With approval nearing on a coronavirus vaccine, Illinois health officials are working to provide information to residents skeptical of the treatment, saying that only robust administration of the vaccine will work to help end the pandemic.
During a daily coronavirus press briefing Tuesday, Dr. Ngozi Ezike, director of the Illinois Department of Public Health, said that her department will work to spread “real facts” and to help dispel misinformation that has been going around social media about the vaccine.
“We just need to get to the real facts, and then let people make their best decisions for themselves and their families,” she said. “We want them to understand the risk-benefit ratio of the decisions that they might be contemplating.”
Health officials say that information from companies that have helped to produce the vaccine will go a long way toward achieving that goal, but that the approval process within the Food and Drug Administration will also unearth other key data points about the treatment in order to help provide a full picture of the risks involved with the treatment.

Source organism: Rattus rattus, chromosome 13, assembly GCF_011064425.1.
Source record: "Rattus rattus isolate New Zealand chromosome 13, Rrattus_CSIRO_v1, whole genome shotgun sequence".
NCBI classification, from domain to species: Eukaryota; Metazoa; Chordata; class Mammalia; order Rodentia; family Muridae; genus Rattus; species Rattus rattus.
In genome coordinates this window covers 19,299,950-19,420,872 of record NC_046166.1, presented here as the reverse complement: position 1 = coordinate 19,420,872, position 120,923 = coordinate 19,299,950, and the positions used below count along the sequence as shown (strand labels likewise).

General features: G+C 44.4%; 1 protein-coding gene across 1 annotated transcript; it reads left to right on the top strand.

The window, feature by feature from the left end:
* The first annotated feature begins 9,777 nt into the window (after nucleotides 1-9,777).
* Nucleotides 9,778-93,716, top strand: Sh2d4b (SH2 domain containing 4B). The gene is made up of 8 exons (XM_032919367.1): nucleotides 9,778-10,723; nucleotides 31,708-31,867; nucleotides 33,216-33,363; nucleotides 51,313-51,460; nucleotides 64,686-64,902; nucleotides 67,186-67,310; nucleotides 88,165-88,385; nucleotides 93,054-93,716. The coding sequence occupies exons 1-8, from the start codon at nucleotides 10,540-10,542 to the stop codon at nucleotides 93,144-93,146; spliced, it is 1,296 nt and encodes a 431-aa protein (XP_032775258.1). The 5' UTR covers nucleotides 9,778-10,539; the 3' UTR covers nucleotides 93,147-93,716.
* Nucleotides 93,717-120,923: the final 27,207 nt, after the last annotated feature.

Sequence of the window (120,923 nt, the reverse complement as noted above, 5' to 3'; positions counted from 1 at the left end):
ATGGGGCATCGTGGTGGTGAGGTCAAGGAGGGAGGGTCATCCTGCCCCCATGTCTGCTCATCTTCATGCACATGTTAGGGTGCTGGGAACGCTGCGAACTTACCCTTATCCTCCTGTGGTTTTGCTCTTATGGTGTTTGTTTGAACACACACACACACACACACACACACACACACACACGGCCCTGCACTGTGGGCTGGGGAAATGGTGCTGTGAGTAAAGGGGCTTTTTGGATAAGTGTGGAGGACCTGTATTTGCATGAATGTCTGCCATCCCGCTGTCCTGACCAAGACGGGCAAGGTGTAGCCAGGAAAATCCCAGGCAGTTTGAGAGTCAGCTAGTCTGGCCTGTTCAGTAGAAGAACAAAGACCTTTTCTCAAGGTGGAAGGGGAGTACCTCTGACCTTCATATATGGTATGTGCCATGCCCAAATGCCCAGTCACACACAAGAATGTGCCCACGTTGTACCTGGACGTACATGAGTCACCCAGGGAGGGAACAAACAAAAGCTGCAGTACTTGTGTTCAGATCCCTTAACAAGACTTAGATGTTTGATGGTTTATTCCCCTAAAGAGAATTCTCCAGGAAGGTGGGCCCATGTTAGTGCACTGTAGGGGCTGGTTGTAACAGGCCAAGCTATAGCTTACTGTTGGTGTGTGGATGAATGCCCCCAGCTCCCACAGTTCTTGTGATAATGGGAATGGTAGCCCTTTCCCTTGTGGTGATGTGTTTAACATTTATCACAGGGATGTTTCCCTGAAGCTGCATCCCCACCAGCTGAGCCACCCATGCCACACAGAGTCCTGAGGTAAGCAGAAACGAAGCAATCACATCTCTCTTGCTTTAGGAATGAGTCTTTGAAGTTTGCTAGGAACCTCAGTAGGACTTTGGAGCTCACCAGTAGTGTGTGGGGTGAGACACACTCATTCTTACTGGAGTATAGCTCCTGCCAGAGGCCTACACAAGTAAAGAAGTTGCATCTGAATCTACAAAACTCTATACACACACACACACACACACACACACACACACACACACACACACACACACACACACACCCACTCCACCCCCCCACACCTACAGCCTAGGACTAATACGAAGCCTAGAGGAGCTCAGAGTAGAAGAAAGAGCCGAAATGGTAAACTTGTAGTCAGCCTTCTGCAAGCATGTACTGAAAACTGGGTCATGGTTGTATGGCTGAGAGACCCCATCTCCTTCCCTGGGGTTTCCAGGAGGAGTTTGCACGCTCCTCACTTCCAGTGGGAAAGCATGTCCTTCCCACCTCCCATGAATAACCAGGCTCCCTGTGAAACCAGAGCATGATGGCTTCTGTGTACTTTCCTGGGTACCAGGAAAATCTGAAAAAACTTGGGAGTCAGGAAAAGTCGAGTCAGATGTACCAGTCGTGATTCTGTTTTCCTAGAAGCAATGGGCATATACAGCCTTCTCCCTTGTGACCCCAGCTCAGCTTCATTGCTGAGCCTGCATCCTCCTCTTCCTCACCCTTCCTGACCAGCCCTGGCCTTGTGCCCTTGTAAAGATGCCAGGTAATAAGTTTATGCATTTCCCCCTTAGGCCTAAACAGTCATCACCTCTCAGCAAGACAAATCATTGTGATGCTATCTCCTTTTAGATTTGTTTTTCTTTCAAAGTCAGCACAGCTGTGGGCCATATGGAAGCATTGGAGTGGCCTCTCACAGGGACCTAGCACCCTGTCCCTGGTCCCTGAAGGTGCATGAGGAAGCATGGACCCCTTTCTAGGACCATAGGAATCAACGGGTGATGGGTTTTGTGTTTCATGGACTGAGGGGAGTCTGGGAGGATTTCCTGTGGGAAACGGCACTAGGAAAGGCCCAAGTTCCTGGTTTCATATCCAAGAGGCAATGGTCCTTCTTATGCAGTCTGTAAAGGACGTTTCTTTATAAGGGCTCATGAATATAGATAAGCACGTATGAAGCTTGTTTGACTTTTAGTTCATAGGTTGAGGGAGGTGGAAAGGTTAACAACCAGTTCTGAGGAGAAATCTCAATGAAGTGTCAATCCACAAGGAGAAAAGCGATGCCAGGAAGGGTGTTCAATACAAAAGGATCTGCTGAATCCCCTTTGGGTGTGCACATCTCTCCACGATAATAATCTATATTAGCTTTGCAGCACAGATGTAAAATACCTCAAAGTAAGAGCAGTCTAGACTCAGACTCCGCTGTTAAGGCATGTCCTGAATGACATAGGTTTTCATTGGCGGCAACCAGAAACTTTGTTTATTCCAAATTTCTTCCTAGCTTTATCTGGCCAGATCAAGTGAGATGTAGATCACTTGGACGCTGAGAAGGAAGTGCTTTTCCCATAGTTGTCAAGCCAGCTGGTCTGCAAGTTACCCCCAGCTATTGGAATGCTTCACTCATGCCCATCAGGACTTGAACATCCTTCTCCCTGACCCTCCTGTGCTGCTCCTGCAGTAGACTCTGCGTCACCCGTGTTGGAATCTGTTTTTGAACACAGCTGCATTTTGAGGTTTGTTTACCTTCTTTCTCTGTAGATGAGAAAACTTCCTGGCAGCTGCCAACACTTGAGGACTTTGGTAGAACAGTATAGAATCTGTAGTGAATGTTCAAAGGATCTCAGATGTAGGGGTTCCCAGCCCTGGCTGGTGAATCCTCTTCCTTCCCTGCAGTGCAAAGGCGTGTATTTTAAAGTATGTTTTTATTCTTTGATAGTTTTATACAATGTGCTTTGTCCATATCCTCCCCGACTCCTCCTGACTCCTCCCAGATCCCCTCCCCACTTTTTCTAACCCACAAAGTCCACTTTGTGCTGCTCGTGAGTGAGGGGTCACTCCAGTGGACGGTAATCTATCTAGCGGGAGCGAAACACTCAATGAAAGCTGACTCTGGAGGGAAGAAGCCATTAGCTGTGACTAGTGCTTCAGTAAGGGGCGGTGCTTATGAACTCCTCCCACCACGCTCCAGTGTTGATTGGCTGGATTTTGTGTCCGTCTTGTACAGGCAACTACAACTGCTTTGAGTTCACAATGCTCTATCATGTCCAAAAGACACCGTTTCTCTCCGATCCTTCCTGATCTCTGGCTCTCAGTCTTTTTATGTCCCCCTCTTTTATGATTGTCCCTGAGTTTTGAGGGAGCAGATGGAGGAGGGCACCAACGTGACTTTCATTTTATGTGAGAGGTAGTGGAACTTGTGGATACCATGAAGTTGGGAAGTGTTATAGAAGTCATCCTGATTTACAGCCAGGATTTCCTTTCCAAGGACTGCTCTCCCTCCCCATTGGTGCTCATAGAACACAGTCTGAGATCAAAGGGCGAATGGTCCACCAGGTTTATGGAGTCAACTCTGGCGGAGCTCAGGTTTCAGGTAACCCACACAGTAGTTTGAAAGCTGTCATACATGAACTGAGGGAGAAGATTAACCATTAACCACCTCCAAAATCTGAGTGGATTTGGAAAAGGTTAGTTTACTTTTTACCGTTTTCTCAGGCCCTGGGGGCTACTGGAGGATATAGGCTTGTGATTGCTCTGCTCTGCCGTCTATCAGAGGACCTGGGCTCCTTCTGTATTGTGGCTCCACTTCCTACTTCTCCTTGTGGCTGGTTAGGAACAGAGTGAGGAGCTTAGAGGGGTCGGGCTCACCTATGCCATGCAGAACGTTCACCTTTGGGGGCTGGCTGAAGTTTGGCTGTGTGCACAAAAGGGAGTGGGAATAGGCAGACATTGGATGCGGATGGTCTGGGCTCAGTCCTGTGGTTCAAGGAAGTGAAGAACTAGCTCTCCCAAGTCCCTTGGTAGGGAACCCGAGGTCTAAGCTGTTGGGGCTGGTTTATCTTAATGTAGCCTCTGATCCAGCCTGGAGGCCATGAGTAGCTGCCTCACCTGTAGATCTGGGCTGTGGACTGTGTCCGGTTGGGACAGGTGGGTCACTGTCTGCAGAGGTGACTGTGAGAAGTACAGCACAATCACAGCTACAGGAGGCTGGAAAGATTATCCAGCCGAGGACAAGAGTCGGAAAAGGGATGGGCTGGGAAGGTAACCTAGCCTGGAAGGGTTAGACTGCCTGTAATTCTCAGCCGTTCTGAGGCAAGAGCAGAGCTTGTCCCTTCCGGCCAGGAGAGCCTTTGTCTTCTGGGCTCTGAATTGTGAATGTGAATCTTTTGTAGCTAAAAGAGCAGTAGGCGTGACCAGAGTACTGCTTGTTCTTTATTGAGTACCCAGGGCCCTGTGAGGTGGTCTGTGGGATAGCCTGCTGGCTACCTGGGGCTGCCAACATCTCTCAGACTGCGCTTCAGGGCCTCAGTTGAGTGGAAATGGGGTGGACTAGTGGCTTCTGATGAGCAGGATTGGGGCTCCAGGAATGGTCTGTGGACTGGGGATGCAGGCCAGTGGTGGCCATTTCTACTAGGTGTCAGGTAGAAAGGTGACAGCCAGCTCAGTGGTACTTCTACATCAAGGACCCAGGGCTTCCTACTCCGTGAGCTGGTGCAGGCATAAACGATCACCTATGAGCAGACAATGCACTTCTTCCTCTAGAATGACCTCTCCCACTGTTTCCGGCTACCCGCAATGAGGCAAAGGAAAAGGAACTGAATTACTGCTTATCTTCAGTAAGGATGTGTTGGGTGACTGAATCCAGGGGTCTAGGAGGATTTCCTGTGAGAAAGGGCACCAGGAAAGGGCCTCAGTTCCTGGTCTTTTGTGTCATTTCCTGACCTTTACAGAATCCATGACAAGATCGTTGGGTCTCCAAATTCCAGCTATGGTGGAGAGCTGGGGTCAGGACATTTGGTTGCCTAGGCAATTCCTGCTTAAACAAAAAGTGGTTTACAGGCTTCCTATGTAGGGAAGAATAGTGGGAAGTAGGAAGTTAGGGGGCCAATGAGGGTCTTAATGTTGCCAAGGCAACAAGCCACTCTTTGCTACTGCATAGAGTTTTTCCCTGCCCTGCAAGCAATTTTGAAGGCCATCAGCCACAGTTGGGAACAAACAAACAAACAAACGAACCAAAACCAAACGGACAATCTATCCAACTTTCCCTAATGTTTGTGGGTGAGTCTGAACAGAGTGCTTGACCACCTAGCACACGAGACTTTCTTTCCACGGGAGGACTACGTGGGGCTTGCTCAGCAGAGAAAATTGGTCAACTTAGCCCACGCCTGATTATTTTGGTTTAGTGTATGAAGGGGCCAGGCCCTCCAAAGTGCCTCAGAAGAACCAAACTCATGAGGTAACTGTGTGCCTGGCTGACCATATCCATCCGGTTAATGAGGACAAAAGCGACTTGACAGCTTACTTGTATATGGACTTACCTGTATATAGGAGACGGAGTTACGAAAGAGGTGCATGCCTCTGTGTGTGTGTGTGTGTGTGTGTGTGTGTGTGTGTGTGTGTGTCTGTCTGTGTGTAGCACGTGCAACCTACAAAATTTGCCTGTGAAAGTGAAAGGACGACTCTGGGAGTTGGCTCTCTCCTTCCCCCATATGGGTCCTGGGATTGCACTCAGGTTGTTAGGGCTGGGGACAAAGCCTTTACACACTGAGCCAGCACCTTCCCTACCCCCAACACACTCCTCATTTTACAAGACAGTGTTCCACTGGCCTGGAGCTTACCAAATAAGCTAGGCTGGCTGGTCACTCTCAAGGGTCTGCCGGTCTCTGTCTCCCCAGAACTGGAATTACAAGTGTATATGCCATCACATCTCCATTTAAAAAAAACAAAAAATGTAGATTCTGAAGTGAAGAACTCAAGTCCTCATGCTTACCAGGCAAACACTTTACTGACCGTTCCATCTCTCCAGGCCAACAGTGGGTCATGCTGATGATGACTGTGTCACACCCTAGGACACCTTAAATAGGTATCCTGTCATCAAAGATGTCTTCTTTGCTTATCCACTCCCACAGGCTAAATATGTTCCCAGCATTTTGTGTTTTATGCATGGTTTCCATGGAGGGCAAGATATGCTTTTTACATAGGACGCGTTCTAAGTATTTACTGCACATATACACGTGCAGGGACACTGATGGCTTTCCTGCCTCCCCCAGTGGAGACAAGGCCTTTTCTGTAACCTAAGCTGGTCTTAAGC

Ezike also promised the state would work to address what she called “resistance within Black and Brown communities” to the vaccine, and while she says that there are “valid reasons” why that skepticism exists, she says that she will work with various groups to ensure that residents will feel safe getting the treatment.
“I’ll be working with the Chicago Urban League, churches across the state, and we’ll be working with many different groups that have in-roads into these communities so that we can give the appropriate information, and so that we can answer questions and dispel the things that are clear myths,” she said.
The state anticipates that it will receive more than 100,000 doses of the Pfizer-developed vaccine when it gets its expected approval for emergency use through the FDA. The state also hopes to get hundreds of thousands of doses of Moderna’s COVID vaccine, which is also going through approval processes.
Ezike says that the state will prepare to receive more doses of the vaccine as they become available, with distribution controlled by local health departments in consultation with the IDPH.